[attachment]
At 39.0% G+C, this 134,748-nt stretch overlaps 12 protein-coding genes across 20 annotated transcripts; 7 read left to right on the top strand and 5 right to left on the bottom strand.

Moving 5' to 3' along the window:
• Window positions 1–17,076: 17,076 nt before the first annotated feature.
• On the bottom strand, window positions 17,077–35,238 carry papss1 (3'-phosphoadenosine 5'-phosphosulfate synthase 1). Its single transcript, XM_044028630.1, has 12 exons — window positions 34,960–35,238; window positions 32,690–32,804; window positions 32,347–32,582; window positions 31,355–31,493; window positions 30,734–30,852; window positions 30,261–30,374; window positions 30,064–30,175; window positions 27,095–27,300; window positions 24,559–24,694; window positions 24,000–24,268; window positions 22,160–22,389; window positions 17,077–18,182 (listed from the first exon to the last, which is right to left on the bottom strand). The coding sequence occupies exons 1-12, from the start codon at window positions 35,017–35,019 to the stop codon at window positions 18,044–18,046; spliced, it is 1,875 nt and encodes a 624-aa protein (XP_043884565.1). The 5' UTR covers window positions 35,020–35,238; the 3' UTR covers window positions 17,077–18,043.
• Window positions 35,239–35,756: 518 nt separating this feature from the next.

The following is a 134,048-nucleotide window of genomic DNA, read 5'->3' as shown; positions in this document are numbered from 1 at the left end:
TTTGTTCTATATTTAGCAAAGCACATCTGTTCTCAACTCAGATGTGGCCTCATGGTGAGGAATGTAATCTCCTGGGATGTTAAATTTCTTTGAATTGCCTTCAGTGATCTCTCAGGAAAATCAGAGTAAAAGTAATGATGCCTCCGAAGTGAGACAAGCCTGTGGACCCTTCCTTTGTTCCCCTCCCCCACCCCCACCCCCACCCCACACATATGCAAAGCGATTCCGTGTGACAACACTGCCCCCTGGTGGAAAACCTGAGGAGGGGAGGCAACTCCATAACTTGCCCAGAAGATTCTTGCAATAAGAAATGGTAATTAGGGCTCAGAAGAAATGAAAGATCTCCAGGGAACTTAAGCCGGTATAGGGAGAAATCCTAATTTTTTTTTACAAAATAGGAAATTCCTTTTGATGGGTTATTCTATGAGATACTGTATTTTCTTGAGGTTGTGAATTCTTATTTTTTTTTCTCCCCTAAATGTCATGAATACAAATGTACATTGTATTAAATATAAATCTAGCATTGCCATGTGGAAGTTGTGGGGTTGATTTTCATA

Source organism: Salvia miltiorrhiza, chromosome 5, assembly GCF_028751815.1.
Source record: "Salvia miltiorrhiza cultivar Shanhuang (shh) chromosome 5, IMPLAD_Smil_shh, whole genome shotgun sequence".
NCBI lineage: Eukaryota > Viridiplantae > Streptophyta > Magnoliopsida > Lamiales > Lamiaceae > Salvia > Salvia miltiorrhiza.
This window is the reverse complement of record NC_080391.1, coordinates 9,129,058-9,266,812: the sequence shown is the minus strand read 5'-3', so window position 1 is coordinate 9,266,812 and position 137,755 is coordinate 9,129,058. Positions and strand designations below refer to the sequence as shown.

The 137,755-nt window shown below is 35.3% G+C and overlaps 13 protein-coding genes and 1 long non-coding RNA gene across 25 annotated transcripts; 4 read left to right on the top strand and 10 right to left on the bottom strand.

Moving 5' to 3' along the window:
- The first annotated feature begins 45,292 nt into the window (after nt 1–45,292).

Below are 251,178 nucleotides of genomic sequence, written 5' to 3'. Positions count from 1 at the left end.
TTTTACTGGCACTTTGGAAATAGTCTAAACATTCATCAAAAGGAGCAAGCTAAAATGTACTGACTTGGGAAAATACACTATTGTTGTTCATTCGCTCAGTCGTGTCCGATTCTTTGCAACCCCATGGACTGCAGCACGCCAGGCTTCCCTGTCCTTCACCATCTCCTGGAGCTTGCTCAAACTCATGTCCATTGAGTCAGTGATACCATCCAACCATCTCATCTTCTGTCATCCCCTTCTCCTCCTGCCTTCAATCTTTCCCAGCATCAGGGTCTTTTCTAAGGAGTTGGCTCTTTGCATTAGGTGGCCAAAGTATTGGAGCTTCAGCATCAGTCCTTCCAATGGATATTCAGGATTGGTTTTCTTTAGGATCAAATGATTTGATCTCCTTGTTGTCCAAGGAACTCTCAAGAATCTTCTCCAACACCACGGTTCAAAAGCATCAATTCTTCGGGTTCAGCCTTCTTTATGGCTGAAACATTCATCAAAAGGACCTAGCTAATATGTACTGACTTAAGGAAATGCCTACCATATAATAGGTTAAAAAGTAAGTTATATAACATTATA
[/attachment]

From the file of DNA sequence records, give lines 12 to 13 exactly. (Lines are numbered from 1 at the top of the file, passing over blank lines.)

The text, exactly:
The 137,755-nt window shown below is 35.3% G+C and overlaps 13 protein-coding genes and 1 long non-coding RNA gene across 25 annotated transcripts; 4 read left to right on the top strand and 10 right to left on the bottom strand.

Moving 5' to 3' along the window: